CALL FOR PAPERS
Final Submission Deadline: September 1, 2017 (500 word proposals will be received until October 15, 2016)
Guest edited by: Prof. Owen Flanagan and Dr. Wenqing Zhao, The Center for Comparative Philosophy, Duke University, Durham, NC USA 27708
The study of well-being is a lively topic in science as well as in philosophy and religious studies. Major questions include:
• What is well-being?
• What makes for a good human life?
• Is it the total amount of hedonic pleasure?
• A sense of subjective fulfillment?
• Something objective?
• What does well-being have to do with happiness?
• To what extent is well-being a matter of having meaning and purpose?
• Is religious faith predictive of well-being?
• Are true beliefs predictive of well-being?
• Does well-being have certain universal features, conditions?
• If so, what are these universal features?
• Are some of the goods that make for well-being internal to different cultural-philosophical-and religious traditions?
This special issue seeks articles of 4000-6000 words that explore questions of well-being. We focus on the last question on the list above: Are some of the goods that make for well-being internal to different cultural-philosophical and religious traditions? In particular, we are interested in papers that explore conceptions of well-being that are not WEIRD (Western-Educated-Industrialized-Rich-Democratic), including but not limited to Hindu, Jain, Buddhist, Daoist, Confucian and Muslim traditions, that try to do either of two things:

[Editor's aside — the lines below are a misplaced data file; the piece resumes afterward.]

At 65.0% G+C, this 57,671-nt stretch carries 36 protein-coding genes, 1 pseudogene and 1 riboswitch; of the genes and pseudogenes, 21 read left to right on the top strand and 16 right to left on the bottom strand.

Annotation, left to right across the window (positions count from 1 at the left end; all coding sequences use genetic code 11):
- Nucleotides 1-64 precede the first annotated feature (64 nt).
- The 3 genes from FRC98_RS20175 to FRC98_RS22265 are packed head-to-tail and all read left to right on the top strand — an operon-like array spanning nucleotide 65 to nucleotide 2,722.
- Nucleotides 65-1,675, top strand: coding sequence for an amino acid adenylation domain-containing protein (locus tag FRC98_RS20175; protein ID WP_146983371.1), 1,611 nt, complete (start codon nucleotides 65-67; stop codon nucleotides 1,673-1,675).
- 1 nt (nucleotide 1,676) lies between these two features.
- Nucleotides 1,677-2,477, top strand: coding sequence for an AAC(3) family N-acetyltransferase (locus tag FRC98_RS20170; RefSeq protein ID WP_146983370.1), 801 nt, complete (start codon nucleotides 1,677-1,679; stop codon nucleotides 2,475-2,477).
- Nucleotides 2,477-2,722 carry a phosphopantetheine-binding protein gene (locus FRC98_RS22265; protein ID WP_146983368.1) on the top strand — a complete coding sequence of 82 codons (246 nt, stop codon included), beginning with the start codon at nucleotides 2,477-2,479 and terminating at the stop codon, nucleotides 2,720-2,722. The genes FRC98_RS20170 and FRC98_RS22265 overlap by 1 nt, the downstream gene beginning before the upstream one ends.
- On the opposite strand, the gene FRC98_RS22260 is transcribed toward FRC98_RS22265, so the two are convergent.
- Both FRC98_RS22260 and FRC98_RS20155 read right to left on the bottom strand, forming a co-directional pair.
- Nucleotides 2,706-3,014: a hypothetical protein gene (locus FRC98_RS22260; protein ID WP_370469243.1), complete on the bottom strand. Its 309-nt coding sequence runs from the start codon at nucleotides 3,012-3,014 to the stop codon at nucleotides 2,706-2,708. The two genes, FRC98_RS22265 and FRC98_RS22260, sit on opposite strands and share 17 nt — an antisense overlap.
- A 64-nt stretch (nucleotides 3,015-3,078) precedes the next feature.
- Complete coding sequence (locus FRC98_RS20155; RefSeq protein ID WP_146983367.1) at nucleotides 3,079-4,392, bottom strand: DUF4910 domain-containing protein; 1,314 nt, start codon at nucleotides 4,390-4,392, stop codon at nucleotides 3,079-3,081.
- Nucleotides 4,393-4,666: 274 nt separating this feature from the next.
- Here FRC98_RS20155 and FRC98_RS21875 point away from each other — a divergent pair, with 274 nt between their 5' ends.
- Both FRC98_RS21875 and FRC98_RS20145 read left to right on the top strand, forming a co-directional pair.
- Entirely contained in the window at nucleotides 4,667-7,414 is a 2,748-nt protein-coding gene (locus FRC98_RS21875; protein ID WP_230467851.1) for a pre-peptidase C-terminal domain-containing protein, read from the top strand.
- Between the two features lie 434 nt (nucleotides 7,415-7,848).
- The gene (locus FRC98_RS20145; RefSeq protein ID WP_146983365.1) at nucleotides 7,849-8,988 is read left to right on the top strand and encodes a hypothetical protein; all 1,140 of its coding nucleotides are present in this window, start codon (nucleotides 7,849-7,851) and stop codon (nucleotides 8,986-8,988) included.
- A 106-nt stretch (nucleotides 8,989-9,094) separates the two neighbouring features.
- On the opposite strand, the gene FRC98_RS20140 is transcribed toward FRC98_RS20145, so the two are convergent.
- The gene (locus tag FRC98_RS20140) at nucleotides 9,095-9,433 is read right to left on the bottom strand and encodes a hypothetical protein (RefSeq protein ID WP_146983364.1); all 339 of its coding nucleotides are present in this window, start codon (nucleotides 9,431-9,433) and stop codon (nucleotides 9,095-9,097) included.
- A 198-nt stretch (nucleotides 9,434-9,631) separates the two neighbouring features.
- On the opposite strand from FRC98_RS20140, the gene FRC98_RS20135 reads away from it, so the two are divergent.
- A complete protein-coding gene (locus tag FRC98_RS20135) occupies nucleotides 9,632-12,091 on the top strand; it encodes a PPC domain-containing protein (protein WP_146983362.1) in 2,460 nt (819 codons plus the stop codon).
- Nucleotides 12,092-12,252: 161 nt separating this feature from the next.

1. Reveal how a specific philosophical or religious tradition conceives well-being generally or a specific aspect of well-being that puts pressure of the scientific study of well-being, at least insofar as the science of well-being tries to identify trans-cultural features of well-being.
2. Reveals insights or resources in some specific or religious tradition for thinking about well-being that ought to be noticed and discussed in the scientific or philosophical literature on well-being, but that receives insufficient attention.
We will generally favor articles that critically focus on one of the following things that is claimed by some tradition to be good for, even necessary for, well-being: a single cultural practice, a moral or epistemic virtue, a special economy of emotion, or a distinctive notion of self or agency. Examples might include practices that involve communal religious rituals, or personal virtues such as ahimsa (non-violence) in certain Indic traditions, or generational gratitude in Confucianism, or beliefs about how community makes for identity in the Southern African concept of Ubuntu; or in the theological virtue of religious hope in Islam. The overall aim is to advance the current scientific and philosophical study of well-being by adding fine-grained analysis of particular goods from particular traditions.
Book reviews and research notes will also be considered and encouraged. All submissions must follow Science, Religion & Culture-Author Guidelines or they will be declined without review.
There are two stages for submission: Please attach a cover page with author(s) and institutional information as a separate file with the submission of your proposal.
1. Send a 500 word proposal by October 15, 2016 to Dr. Wenqing Zhao (email@example.com). Proposals will be refereed and then invitations issued.
2. Invited contributors should send their final manuscript by Sept 1, 2017 to Dr. Wenqing Zhao (firstname.lastname@example.org).